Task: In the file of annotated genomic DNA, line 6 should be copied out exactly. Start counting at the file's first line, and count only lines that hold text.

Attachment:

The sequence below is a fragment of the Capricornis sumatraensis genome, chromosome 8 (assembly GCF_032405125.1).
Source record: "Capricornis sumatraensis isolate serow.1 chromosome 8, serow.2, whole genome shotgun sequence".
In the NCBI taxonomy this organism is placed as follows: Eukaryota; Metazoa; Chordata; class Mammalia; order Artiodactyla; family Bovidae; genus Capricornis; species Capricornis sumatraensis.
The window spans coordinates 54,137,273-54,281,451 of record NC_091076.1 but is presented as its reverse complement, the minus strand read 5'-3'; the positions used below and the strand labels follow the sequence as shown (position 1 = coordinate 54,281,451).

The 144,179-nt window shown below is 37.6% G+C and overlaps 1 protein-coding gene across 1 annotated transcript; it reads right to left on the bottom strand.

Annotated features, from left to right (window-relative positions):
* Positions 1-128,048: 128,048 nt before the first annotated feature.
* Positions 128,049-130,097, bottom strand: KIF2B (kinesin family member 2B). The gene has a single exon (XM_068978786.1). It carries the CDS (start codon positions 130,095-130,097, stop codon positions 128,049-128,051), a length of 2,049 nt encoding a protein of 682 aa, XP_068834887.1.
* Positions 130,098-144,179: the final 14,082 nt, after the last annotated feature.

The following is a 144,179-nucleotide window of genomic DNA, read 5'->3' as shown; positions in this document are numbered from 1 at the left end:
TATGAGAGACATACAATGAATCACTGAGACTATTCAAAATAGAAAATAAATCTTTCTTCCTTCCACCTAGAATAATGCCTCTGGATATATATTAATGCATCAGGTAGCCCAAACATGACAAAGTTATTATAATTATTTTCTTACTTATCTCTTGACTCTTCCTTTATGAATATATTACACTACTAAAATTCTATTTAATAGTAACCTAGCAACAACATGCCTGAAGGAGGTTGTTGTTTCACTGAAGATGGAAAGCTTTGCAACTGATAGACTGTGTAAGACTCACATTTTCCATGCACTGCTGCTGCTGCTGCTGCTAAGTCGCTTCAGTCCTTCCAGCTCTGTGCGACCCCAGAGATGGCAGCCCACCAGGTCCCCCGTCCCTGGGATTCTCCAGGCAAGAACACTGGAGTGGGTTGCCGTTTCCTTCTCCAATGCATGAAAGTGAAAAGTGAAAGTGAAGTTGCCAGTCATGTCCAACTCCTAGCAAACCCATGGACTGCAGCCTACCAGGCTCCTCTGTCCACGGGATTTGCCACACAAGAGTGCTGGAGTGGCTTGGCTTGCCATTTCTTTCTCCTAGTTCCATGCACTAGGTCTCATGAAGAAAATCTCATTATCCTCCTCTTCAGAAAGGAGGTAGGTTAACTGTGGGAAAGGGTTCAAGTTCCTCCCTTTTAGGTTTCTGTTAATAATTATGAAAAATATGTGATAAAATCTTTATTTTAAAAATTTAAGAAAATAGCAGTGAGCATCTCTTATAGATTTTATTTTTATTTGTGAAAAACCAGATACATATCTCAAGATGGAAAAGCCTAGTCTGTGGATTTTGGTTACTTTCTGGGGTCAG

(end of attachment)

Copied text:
Annotated features, from left to right (window-relative positions):